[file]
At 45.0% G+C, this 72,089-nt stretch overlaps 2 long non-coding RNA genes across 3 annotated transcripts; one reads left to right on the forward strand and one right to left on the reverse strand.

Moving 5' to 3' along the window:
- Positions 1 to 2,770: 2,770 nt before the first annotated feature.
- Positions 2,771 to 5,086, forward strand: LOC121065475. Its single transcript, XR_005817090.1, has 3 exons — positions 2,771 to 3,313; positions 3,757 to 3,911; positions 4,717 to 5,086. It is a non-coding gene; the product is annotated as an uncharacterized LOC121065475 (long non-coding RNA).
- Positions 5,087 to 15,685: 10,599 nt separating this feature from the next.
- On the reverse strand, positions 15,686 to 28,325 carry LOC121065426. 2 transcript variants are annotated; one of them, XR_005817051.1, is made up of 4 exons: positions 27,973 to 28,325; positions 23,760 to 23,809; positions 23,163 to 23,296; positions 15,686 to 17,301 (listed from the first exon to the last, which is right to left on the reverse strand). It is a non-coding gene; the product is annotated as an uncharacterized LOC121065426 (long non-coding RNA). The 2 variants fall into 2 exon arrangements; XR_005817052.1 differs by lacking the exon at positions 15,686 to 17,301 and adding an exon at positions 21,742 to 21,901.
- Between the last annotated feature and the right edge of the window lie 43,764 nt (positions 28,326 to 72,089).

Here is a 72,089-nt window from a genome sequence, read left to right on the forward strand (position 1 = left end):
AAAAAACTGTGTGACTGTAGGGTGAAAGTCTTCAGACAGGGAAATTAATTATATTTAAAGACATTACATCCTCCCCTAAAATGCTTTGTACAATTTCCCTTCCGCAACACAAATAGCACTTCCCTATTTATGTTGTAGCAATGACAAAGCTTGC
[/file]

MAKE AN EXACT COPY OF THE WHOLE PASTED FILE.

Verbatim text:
At 45.0% G+C, this 72,089-nt stretch overlaps 2 long non-coding RNA genes across 3 annotated transcripts; one reads left to right on the forward strand and one right to left on the reverse strand.

Moving 5' to 3' along the window:
- Positions 1 to 2,770: 2,770 nt before the first annotated feature.
- Positions 2,771 to 5,086, forward strand: LOC121065475. Its single transcript, XR_005817090.1, has 3 exons — positions 2,771 to 3,313; positions 3,757 to 3,911; positions 4,717 to 5,086. It is a non-coding gene; the product is annotated as an uncharacterized LOC121065475 (long non-coding RNA).
- Positions 5,087 to 15,685: 10,599 nt separating this feature from the next.
- On the reverse strand, positions 15,686 to 28,325 carry LOC121065426. 2 transcript variants are annotated; one of them, XR_005817051.1, is made up of 4 exons: positions 27,973 to 28,325; positions 23,760 to 23,809; positions 23,163 to 23,296; positions 15,686 to 17,301 (listed from the first exon to the last, which is right to left on the reverse strand). It is a non-coding gene; the product is annotated as an uncharacterized LOC121065426 (long non-coding RNA). The 2 variants fall into 2 exon arrangements; XR_005817052.1 differs by lacking the exon at positions 15,686 to 17,301 and adding an exon at positions 21,742 to 21,901.
- Between the last annotated feature and the right edge of the window lie 43,764 nt (positions 28,326 to 72,089).

Here is a 72,089-nt window from a genome sequence, read left to right on the forward strand (position 1 = left end):
AAAAAACTGTGTGACTGTAGGGTGAAAGTCTTCAGACAGGGAAATTAATTATATTTAAAGACATTACATCCTCCCCTAAAATGCTTTGTACAATTTCCCTTCCGCAACACAAATAGCACTTCCCTATTTATGTTGTAGCAATGACAAAGCTTGC